29 December 2005

"Pure Fiction" in the Chicago Reader

Used some unplanned time off this afternoon to read the Chicago Reader’s “Pure Fiction” feature: seven short stories, filling Section 1 from cover to cover. All of the stories were decent: readable and compelling, and the editors seemed to take pains to make sure each of them represented a distinct slice of modern life. When I was all done, though, I realized that each story was about the main characters’ lack of control over what happened to them, from an aspiring country club tennis pro who recounts the disaster that ruined his third-rate athletic career, to a kid who can’t get himself to tolerate peanut butter. None of the characters in these stories succeeds in getting control over much; none of them manage to overcome the key thing they’re concerned about.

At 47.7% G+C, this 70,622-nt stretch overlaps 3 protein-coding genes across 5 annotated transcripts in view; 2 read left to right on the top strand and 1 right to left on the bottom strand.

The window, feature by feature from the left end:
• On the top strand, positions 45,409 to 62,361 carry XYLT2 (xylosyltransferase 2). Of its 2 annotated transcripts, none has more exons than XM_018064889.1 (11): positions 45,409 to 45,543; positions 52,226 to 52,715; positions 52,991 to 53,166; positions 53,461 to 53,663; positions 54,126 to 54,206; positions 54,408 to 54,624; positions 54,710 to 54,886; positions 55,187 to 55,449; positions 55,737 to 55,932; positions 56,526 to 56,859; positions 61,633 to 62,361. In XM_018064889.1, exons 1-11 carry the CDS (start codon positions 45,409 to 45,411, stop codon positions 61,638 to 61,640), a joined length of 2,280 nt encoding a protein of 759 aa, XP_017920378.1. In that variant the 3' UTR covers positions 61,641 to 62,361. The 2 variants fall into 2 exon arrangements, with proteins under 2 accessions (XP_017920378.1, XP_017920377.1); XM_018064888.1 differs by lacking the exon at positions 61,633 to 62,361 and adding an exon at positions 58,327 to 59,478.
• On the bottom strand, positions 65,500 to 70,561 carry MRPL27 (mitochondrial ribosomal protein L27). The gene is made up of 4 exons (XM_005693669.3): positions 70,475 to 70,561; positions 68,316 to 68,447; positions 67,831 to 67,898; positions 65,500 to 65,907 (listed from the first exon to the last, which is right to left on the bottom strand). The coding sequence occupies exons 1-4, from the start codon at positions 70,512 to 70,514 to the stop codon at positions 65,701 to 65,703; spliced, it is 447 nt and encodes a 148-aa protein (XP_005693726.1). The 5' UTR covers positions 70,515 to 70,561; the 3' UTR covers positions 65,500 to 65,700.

So I find myself wondering if this is a new trend. It’s not a very pleasant one: stories with characters who don’t change. You want characters to change; it gives you hope that you can change.

Certainly, reading seven stories in which characters don’t change is a bummer. Still, I’d particularly recommend Hilary Frank’s “Arachibutyrophobia,” which is, I think, the best story of the bunch, packing the most genuine complexity. And also the well-done “How He Leaves,” by Sigers Steele, where the surprise of the story is more about how you come to feel about the protagonist than about what he does or doesn’t do.

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